Costume design for a Brigand Boy in the Ballet 'Daphnis and Chloé', performed at the Théâtre du Châtelet in Paris, 1912, Léon Bakst (Russian, Grodno 1866–1924 Paris), Watercolor and lead pencil

Costume design for a Brigand Boy in the Ballet 'Daphnis and Chloé', performed at the Théâtre du Châtelet in Paris, 1912

Léon Bakst (Russian, Grodno 1866–1924 Paris)
Watercolor and lead pencil
10 5/8 x 8 1/4 in. (27.0 x 21.0 cm)
Drawings, Ornament & Architecture
Credit Line:
Gift of Albert Gallatin, 1922
Accession Number:
Not on view
Drawing with a costume design for a brigand boy in the ballet 'Daphnis and Chloé,' by Léon Bakst. This ballet by Fokine was first performed at the Théâtre du Châtelet in Paris in 1912, as part of the repertoire of the Ballets Russes for the season. The costume designs for the ballet were inspired on Ancient Greece, and Bakst drew inspiration from ancient vases, both for the costumes and the poses and movements of dancers. As with orientalisms, the inspiration on Ancient Greece was recurring during Bakst's design career, and he returned to it towards the end of his life. Daphnis and Chloé, however, was only his first exploration of the style, and although the designs for costumes seem to have been praised by the public of the time, they might have been disconnected from the stage set design.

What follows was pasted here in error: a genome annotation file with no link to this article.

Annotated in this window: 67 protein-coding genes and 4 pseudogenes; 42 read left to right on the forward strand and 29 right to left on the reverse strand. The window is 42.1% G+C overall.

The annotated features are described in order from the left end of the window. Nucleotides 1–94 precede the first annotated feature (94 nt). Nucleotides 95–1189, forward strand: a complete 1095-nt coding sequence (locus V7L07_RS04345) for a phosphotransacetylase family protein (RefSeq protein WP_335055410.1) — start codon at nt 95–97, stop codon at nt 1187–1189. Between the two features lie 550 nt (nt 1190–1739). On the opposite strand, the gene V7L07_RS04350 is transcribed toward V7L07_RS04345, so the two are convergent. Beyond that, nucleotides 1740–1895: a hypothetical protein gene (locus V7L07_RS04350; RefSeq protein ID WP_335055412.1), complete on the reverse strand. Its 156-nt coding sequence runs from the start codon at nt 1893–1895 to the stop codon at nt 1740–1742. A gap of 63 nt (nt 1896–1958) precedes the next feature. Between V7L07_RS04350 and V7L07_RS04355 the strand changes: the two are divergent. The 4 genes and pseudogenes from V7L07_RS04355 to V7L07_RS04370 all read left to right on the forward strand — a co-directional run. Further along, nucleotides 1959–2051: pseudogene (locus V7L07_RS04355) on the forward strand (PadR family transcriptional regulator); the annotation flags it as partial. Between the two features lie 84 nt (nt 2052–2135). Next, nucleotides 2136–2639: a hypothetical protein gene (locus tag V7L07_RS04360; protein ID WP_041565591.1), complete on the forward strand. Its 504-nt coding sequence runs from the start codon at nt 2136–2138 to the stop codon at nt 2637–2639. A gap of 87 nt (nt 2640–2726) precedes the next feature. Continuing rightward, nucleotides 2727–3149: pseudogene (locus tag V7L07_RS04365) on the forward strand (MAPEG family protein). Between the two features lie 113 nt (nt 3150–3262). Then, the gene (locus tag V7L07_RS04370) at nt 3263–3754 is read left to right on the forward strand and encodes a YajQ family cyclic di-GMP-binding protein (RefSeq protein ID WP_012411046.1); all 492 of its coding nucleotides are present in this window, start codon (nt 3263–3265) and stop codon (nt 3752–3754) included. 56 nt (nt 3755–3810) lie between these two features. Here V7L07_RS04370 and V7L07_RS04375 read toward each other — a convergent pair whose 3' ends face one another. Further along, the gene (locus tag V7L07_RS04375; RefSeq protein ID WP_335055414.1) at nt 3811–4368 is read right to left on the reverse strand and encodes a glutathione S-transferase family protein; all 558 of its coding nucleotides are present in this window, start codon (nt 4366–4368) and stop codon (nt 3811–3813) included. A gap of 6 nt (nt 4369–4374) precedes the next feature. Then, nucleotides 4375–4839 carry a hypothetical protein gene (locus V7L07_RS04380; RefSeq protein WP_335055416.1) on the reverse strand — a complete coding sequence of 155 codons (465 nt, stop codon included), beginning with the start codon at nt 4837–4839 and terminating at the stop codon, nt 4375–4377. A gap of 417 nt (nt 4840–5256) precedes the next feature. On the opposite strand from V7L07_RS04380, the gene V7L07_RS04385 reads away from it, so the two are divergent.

The drawing presents a standing boy with open arms and legs, wearing a short tunic with zig-zagging patterns, lozenges, and triangles, executed with black, white, and light brown. He wears strips of white fabric wrapped around his calves, and white shoes. The short hair is left loose, and his head is half-covered with a black hat with white geometric motifs. To his sides are sketches of the chevron patterns featured on his dress.
Signature: Signed: Bakst

Inscription: Inscribed: DAPHINS ET CHLOÈ / Garçon Brigands
On verso in purple crayon: kremnar / kotchetovsky / bourman
In pencil: welfline
Albert Eugene Gallatin; Donor: Albert Eugene Gallatin (American)
New York. The Metropolitan Museum of Art. "Drawings and Prints: Selections from the Permanent Collection," May 9–August 7, 2017.